Dorothy P. Schafer '01, PhD - Microglia: Dynamic Immune Cells Regulating Brain Plasticity

Please join us in welcoming Alum Dorothy P. Schafer '01, Ph.D., Assistant Professor, UMass Medical School from the Department of Neurobiology who will speak about the central nervous system (CNS) which has long been described as “immune-privileged.” Exciting new findings challenge this notion and demonstrate that neural-immune interactions regulate healthy neural circuit development and function. Refreshments will be served at 4pm. Free and open to the public.

More about the Lecture:
Emphasizing the importance of these interactions, neural circuits and immune cells are now recognized as hallmark features of neurodevelopmental and neuropsychiatric disorders, including autism and schizophrenia. However, it is unknown whether microglia and circuit abnormalities are mechanistically linked and whether they cause behavioral symptoms in patients.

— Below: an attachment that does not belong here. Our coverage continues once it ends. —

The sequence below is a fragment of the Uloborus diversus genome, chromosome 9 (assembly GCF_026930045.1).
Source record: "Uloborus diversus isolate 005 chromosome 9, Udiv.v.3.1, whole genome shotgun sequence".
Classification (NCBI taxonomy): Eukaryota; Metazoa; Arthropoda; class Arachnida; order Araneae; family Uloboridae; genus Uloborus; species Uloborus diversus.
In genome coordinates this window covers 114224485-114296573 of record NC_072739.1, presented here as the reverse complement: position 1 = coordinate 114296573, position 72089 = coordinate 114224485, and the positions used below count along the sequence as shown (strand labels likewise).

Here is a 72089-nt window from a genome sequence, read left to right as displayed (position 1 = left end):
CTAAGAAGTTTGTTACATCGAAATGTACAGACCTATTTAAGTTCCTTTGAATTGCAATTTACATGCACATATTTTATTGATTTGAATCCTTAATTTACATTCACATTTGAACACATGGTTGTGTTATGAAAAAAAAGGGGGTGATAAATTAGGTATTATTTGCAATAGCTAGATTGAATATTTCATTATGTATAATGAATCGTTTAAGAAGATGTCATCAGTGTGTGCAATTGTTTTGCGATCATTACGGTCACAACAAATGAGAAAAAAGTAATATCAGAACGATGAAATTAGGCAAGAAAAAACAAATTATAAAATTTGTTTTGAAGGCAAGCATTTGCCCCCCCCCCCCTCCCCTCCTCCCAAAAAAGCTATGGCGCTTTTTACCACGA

The goal of my lab is to understand how microglia, the resident CNS macrophage, regulate the development and plasticity of brain circuits. In doing so, we employ a variety of cutting-edge techniques including high and super-resolution microscopy, two photon in vivo live imaging in awake, behaving mice, and microglia-specific molecular genetics in vitro and in vivo. Long term, we hope to apply our findings in basic research to identify novel therapeutics for neurological disorders with known defects in microglia and brain circuits.